Hovenkamp: The Federal Trade Commission looked at the Whole Foods merger with Amazon but decided not to challenge it. I believe that was the right decision. The arguments against those large firms are based largely on the impact they have on smaller businesses. In the case of Amazon, it’s firms that make things and either compete with Amazon or supply Amazon. In the case of Google search, it’s based on complaints from firms that operate competing search engines and things like that. What both sets of arguments lack is any serious concern about the welfare of consumers. Very few of the complaints against either Google or Amazon come from consumers. Consumers, by and large, are happy with all the free stuff they get from Google. They’re also happy with Amazon’s low prices. If Amazon should switch to charging monopoly prices, it would lose most of its business. The same thing would almost certainly happen in the case of Google. What I find very disturbing about the arguments against both Amazon and Google is the lack of any serious attention to the impact on consumers.
K@W: It seems that often, other businesses are arguing about this in the guise of protecting consumers when they really want to protect themselves.
Hovenkamp: Sure. In the case of Google, it’s companies like Microsoft, which has a competing search engine, or Yelp, which has a competing specialty search engine. In the case of Amazon, one of the largest complainants has been Walmart, which is owned by probably the richest family in the United States. However, Walmart has been primarily dedicated to very traditional brick-and-mortar retail sales. Greater and greater portions of the retail economy have switched to online buying, which has hurt Walmart a lot and has benefited Amazon. A great deal of this complaining is nothing more than kind of a call to reverse a technological revolution in favor of firms that are committed to older ways of doing business that may have worked very well for them in the past but are not working so well today.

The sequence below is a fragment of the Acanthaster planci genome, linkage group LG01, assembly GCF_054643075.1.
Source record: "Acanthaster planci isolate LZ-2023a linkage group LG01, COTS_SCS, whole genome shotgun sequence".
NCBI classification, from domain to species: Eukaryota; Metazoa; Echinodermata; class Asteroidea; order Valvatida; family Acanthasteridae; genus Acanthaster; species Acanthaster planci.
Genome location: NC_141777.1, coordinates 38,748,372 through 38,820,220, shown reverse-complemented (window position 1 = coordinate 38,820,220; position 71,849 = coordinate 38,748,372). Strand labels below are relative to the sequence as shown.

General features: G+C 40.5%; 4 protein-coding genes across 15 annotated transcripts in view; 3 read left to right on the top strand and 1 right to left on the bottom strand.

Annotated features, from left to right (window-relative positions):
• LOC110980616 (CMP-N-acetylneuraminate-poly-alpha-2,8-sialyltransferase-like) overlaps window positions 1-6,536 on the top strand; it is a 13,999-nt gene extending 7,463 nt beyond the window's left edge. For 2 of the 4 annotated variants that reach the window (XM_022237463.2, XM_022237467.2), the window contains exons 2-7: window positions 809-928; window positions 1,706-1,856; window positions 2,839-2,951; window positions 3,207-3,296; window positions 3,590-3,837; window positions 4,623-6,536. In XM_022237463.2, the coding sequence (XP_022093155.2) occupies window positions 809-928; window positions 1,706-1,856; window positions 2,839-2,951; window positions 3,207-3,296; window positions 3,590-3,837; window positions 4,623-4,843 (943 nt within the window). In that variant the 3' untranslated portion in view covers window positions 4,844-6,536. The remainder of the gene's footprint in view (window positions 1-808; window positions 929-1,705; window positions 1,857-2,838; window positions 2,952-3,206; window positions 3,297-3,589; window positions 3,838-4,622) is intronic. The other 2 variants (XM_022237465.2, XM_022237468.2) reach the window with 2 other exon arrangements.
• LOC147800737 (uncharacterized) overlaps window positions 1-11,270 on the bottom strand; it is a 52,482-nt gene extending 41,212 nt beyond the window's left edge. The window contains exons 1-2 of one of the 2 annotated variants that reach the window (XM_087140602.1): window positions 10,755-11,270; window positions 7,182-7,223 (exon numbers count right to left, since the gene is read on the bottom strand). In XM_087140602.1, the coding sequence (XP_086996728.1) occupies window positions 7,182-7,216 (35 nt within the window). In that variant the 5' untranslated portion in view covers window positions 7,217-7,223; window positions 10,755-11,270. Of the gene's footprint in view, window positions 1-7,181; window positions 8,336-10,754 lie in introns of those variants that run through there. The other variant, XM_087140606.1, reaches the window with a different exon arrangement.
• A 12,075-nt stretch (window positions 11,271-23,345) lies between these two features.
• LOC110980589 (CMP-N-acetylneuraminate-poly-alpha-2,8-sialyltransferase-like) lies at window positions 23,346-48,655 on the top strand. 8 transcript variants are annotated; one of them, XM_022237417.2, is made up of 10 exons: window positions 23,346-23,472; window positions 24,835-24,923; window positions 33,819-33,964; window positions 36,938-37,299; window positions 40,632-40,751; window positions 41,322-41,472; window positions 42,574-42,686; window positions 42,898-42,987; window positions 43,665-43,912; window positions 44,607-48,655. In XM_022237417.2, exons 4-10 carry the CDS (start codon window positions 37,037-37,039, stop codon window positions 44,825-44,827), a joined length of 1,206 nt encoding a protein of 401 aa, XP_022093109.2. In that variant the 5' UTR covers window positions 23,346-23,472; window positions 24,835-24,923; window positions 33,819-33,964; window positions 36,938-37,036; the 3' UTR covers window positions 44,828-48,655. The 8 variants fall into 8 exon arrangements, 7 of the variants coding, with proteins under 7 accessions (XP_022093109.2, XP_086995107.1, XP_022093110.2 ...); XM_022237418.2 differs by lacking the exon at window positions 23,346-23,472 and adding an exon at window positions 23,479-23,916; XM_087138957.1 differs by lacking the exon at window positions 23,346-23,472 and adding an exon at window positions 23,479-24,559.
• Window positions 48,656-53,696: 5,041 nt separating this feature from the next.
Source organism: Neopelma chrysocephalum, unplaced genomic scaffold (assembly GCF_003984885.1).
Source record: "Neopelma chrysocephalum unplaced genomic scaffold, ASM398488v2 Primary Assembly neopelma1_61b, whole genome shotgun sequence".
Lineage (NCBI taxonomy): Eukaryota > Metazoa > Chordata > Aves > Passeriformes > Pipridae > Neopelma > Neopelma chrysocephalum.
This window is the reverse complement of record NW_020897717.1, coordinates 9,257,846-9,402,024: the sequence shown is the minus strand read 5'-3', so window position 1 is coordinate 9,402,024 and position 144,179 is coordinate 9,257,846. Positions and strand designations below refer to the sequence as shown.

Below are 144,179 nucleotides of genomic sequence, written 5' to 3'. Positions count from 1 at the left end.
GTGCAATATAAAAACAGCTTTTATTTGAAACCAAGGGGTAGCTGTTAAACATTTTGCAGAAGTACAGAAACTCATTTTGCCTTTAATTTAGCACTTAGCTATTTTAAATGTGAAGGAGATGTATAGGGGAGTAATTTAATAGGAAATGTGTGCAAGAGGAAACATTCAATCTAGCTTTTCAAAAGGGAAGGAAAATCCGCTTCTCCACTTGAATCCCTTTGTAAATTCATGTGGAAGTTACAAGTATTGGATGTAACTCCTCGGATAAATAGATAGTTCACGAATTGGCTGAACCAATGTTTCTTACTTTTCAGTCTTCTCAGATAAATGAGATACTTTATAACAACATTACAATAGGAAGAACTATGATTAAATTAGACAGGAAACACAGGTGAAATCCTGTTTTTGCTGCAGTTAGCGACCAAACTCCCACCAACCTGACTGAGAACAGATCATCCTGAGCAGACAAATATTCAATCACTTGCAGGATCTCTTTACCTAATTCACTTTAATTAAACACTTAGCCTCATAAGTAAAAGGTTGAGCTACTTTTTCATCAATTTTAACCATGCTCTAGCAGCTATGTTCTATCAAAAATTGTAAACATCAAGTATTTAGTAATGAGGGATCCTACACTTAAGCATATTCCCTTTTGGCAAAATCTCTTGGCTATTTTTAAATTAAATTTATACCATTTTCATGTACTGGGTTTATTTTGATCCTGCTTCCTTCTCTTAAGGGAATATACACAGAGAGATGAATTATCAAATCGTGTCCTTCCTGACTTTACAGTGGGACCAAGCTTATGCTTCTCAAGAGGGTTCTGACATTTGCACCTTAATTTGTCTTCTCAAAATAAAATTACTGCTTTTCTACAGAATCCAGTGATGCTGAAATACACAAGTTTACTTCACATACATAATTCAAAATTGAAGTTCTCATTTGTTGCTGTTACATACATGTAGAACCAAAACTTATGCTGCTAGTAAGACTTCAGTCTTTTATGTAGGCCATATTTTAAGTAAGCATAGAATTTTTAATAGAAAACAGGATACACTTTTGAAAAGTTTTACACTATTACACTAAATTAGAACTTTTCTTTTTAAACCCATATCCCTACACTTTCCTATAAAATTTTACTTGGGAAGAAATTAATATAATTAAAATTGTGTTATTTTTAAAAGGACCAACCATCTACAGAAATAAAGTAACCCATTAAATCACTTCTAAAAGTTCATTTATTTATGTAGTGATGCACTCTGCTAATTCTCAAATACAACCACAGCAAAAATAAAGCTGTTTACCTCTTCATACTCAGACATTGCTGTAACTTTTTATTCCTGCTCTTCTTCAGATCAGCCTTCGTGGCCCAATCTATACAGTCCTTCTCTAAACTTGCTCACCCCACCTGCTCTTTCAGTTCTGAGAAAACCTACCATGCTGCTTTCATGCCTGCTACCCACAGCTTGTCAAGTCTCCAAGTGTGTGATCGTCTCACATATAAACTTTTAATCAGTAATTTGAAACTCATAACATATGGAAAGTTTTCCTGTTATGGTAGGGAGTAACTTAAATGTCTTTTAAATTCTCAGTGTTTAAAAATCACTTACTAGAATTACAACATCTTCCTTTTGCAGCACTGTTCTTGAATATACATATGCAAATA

K@W: That’s pretty far away from the goals of antitrust law, correct?
Hovenkamp: There’s never been any viable theory that has articulated small-business protectionism at the expense of consumers as a viable antitrust goal.
K@W: By using the consumer welfare consideration, you can protect small businesses and consumers as long as the policy does both of those things?
Hovenkamp: Yes. We’re not really so much protecting small businesses as giving them a chance to compete. It may require that they change their technologies. It may require that they enter into new areas that they’re uncomfortable with. Increasing numbers of grocery stores have gotten into home delivery. These are fundamentally good things, because they benefit consumers, but they do put pressure on small businesses that have to make these technological or distributional changes.
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Published as “Building a Better Antitrust Policy” in the Spring/Summer 2018 issue of Wharton Magazine.